A reader writes:
I began working in the mortgage business in 2002. I started in an entry level position at a medium-large mortgage company not long after I dropped out of high school.
Back then I was a drifter who needed a job to help pay the rent for the new apartment my girlfriend and I just moved into. I was lucky enough to find an ad offering $15 per hour plus commissions with no experience necessary (I’m sure for many this speaks volumes about the current state of the mortgage market). It was a telemarketing job that I excelled at and soon worked my way out of and into a management role where I was to hire and train new recruits. After a couple years of that I was recruited by another company to be a mortgage broker and by 2005 I was making $90,000 per year at the age of 23.
Soon after came the crash,’ where the lenders who mortgage brokers relied on began dropping like flies. By the end of 2007, business at our company was down by about 50%.
I was still making what I considered good money; I finished 2007 with a gross income of around 65k. I considered myself to be a very ethical, honest mortgage broker. Without attempting to sugar coat things, I worked with people who I knew were not ethical mortgage brokers. These other brokers were used to a far fancier lifestyle and needed to close loans to pay bills for their overly expensive habits. Some who, as the market deteriorated further, I could blatantly hear their pathetic desperation when they were too flustered to close their office door while selling snake oil to unsuspecting families. I became terrified that would happen to me. What if I was 40 years old with 2 kids? Could I ever be that desperate and pathetic? I needed to quit and find something else to do with my life.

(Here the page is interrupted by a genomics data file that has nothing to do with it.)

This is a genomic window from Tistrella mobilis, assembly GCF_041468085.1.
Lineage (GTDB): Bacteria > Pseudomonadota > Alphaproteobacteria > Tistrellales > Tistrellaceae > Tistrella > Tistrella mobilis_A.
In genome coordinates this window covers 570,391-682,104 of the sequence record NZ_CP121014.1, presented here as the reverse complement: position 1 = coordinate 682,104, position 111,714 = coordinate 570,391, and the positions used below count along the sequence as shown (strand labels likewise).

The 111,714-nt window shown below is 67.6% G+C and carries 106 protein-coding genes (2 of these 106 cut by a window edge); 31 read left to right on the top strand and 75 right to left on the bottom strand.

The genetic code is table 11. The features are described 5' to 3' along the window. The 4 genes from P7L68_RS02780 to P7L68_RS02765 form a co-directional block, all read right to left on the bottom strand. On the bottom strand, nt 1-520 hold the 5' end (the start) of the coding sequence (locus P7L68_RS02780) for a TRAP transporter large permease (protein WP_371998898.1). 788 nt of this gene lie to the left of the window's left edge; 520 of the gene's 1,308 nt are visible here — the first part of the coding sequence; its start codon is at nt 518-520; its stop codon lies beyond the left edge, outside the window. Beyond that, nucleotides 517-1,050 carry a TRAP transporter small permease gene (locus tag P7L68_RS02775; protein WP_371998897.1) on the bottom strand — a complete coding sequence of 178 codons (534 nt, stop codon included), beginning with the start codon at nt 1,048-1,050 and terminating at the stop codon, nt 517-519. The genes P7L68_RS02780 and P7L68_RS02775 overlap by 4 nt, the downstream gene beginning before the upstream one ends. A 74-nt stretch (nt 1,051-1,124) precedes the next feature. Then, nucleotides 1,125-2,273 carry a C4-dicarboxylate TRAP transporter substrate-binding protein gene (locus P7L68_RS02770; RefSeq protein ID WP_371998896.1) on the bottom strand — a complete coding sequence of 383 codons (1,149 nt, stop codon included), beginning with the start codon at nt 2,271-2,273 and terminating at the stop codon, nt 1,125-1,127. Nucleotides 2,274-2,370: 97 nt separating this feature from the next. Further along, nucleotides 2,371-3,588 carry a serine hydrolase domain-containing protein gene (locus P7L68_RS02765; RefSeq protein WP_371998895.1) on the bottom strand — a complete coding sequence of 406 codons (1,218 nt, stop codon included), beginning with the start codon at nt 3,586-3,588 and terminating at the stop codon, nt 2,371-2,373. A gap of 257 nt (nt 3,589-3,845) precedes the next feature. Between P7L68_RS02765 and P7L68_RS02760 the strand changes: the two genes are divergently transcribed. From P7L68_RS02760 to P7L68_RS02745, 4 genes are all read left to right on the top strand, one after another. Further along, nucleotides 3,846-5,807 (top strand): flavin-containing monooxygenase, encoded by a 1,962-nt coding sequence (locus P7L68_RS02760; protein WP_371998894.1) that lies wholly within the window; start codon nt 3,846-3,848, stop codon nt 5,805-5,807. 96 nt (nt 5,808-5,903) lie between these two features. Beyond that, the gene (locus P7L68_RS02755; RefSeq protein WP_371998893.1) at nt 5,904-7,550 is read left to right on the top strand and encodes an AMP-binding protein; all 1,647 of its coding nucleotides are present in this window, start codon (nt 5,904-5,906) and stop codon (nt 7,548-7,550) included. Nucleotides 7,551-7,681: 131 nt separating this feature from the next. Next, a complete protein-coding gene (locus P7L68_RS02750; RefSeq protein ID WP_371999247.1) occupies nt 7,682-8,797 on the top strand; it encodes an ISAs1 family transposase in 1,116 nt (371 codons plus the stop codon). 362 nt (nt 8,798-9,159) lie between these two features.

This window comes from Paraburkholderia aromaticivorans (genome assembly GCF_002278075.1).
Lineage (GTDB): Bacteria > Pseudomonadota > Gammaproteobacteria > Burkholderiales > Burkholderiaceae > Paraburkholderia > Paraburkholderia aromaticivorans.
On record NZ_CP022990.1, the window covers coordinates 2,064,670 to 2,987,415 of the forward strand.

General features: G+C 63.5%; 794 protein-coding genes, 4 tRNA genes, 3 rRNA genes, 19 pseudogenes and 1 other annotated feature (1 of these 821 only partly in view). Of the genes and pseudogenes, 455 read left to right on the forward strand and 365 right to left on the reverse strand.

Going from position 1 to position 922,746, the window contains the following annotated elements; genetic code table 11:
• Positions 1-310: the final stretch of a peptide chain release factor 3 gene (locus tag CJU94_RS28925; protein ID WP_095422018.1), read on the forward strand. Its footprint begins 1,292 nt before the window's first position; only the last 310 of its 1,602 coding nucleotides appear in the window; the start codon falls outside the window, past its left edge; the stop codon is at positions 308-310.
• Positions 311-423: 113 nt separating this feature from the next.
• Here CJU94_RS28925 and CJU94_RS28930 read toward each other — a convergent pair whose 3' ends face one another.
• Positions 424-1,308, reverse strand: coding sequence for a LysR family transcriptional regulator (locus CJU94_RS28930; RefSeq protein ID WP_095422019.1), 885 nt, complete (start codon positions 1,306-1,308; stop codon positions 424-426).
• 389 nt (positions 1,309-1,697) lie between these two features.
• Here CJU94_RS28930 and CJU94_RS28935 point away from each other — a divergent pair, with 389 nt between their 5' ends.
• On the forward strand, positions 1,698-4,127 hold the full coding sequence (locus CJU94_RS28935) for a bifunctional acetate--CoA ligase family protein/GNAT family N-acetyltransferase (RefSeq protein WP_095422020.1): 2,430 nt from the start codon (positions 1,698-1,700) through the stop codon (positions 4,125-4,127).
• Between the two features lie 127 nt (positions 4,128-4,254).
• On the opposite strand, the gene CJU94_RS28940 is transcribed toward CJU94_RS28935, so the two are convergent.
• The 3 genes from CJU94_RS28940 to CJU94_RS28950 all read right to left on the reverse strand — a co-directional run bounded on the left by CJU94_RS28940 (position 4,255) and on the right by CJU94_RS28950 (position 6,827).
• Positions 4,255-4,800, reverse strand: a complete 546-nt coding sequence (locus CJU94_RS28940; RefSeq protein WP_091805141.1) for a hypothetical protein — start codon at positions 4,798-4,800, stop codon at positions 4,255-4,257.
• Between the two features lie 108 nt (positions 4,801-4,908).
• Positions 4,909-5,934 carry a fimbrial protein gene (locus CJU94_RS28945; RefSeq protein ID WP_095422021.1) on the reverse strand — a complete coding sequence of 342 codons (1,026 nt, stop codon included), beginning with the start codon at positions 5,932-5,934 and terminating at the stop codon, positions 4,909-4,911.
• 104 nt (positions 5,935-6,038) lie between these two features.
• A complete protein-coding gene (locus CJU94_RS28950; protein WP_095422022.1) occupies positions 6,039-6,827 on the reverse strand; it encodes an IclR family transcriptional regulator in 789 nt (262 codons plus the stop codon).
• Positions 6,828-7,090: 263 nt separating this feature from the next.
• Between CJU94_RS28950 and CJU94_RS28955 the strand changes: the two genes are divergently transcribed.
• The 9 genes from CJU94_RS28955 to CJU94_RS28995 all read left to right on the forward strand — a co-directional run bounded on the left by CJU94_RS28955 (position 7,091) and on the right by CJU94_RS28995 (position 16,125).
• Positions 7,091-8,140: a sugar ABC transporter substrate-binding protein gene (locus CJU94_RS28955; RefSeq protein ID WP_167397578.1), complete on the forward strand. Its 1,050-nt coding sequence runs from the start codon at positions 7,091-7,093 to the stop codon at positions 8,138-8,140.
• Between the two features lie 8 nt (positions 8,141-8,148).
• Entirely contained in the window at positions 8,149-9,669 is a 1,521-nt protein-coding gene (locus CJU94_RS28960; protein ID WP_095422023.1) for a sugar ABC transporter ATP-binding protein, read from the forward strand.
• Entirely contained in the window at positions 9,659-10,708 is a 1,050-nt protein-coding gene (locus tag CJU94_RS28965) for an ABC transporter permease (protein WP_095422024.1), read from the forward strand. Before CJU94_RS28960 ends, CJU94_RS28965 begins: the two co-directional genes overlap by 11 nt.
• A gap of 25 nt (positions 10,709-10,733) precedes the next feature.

Luckily for me I lived modestly in a 2 bedroom 1 bathroom house with my wife (the girlfriend from the apartment) who had a steady job with a decent income. Our living expenses were relatively low. I decided going to college was my only option. I knew that it would provide shelter for a long and painful recession.
I was a gargantuan failure in high school. Not graduating rewired my brain but left me with insecurities that grew exponentially with every passing year. I was terrified to go back to school. I began at a community college in January 2008 and after just a year as a full time student I have a 4.0 GPA and I’ve been accepted to several high quality Universities.
Without this recession I would have continued the path I was on until I had children, a bigger house, and other factors which could have quite possibly made it financially impossible for me to ever have gone to college. This recession has liberated me from the perpetuating academic and intellectual insecurities that have plagued my life since my failure in high school.
There is very obviously far more negative than positive inflicted on us collectively because of the current economy. I feel horrible for people, like my own parents, who have seen their life savings cut in half, if not worse, because of the recession. I worry about my brother who will be graduating into a bone dry job market this spring with a master’s degree and 90k in student loans. But I refuse to believe that America is going into the shit tank. I believe we will recover, like I recovered from not graduating high school.